Global warming is killing dolphins

Dolphins are in danger as temperatures rise with global warming. Since a heat wave struck the waters of Western Australia in 2011, researchers noticed that warmer ocean temperatures caused fewer dolphin births and decreased the animal’s survival rate.

The heat wave caused the water temperature of an area called Shark Bay to rise about 4 degrees above the annual average. After that, the survival rate for some species of dolphins fell by 12%, according to a study published Monday in the journal Current Biology.The dolphins also gave birth to fewer calves.What worries the scientists is that this change in birth rate wasn’t only observed immediately after the year of the heat wave. They sstudied the dolphins that lived in Shark Bay between 2007 and 2017, and the decline in births lasted at least until 2017.

What was a surprise, he said, was that even six or seven years after the heat wave, there was still no clear sign that things were back to normal — survival and reproduction were still lower, so these short term effects have long-term consequences on marine megafauna.”It’s unclear what is causing the change in dolphin survival and birth rate. It may be because fewer newborns survived the higher temperatures. Dolphin parents may have been neglecting their offspring due to the environmental change. Or the heat could have delayed the animal’s sexual maturity. The team hopes to do more research to find out.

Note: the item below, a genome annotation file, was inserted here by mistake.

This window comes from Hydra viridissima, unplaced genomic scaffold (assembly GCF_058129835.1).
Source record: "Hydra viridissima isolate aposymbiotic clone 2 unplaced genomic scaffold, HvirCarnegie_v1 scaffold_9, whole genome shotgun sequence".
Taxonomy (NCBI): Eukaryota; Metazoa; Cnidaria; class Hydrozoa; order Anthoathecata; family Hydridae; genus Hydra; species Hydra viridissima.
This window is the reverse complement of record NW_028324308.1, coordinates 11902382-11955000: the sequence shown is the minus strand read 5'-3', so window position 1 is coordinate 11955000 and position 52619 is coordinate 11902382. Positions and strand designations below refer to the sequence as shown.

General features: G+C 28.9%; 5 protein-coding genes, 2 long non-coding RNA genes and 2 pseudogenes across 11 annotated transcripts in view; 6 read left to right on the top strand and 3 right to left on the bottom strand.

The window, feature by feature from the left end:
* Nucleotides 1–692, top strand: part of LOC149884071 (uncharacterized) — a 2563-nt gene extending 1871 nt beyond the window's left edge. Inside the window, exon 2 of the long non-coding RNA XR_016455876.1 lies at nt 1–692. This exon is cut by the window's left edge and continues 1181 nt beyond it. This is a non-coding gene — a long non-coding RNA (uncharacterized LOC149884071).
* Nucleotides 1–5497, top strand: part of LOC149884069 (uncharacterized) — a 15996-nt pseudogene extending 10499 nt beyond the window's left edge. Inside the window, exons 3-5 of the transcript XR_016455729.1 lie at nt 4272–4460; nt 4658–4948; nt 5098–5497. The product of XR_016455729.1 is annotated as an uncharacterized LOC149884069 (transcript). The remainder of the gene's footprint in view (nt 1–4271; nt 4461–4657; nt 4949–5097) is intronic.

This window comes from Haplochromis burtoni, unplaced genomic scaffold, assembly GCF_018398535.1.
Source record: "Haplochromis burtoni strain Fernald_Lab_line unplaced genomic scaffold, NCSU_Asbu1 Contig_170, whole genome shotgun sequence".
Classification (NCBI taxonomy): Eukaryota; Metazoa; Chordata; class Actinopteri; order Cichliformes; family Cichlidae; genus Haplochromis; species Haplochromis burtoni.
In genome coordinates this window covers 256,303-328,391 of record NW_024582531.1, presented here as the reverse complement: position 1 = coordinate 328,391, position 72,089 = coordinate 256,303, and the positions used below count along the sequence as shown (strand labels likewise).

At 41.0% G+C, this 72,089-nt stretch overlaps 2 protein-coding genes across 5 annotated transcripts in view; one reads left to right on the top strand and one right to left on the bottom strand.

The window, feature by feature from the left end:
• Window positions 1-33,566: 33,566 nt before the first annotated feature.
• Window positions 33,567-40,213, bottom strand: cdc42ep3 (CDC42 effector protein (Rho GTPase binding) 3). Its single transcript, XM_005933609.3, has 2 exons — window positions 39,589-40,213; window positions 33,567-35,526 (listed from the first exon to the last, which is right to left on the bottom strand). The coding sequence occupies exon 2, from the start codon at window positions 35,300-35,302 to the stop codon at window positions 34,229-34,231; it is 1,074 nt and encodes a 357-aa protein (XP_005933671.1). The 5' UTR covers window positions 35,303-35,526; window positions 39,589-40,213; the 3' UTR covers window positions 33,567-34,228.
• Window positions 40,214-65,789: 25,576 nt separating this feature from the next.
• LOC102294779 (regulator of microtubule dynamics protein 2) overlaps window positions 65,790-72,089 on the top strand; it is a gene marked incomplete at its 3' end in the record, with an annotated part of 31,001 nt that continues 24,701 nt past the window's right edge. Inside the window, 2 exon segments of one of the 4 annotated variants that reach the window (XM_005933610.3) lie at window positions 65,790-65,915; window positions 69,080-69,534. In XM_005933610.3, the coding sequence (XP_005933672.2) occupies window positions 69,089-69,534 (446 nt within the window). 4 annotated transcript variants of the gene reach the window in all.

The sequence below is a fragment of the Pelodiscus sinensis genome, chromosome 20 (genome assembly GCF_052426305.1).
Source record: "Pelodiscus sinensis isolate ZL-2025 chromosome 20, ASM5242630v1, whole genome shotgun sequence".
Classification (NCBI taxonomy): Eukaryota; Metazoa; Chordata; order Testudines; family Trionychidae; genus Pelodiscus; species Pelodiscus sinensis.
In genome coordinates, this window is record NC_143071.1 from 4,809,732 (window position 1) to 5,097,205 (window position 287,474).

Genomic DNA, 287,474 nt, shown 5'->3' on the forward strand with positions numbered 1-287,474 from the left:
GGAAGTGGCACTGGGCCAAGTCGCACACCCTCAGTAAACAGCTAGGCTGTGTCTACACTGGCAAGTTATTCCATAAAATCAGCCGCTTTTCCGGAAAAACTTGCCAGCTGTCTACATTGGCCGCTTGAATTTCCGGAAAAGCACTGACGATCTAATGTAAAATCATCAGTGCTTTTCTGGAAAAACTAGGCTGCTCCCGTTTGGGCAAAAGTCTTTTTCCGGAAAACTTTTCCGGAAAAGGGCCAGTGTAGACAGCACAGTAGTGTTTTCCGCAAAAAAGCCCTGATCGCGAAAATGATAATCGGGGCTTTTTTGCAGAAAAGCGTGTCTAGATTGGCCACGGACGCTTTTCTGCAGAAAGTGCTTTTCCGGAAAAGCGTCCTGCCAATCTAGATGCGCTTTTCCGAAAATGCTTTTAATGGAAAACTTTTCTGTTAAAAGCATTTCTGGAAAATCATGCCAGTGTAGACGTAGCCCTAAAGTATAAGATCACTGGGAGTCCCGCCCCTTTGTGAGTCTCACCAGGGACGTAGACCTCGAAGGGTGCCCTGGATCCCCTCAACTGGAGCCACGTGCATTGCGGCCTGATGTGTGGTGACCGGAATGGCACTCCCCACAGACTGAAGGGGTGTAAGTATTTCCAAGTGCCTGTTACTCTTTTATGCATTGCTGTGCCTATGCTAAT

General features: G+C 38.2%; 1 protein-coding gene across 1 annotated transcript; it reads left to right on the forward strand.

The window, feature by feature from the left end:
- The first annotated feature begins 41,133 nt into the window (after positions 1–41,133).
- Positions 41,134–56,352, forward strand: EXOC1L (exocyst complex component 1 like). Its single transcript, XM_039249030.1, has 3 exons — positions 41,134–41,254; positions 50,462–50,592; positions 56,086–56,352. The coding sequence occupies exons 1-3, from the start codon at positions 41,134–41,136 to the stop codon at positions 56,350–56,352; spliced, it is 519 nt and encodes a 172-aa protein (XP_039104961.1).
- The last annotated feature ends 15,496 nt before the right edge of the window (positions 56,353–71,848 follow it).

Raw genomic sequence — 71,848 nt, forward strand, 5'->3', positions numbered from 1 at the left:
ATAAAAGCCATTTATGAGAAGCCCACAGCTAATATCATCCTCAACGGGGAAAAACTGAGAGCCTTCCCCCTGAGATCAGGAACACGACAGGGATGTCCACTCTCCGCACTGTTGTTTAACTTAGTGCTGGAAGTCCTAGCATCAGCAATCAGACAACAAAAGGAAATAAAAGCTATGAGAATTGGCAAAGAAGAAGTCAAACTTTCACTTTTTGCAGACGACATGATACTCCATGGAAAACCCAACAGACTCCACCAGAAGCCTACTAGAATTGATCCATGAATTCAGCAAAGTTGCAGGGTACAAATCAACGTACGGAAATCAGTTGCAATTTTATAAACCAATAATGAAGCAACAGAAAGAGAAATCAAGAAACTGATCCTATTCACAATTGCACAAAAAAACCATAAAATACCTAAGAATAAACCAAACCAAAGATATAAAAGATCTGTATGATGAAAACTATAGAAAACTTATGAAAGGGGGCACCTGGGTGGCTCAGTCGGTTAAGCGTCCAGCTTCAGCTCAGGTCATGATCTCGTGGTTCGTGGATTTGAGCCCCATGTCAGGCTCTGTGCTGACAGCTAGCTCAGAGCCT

Not all dolphin groups were affected. Some of those in Shark Bay use sponges as tools to hunt, and those dolphins weren’t as negatively impacted, at least not in the time period the researchers observed. Long-term, however, they don’t know whether those animals would be similarly affected.Scientists have long known that a warmer ocean is bad news for animals. The warmth stresses the entire ocean food web, according to latest studies. Warmer oceans hold less oxygen, which can cause massive fish kills. Corals, home to many fish and other sea creatures, are also extremely temperature-sensitive. Heat wave between 2016 and 2017 killed half the corals at the GreatBarrier Reef, for instance.

There is a high possibility there will be many more ocean heat waves. Climate change is particularly hard on the oceans, which absorb 93% of the Earth’s energy imbalance. The oceans have been warming at an accelerated rate since the 1960s, studies show. Scientists say that extreme weather events appear to threaten marine mammal populations in their existence. If people are to save these populations, they have to make precise plans how the frequency of such events can be kept at a minimum.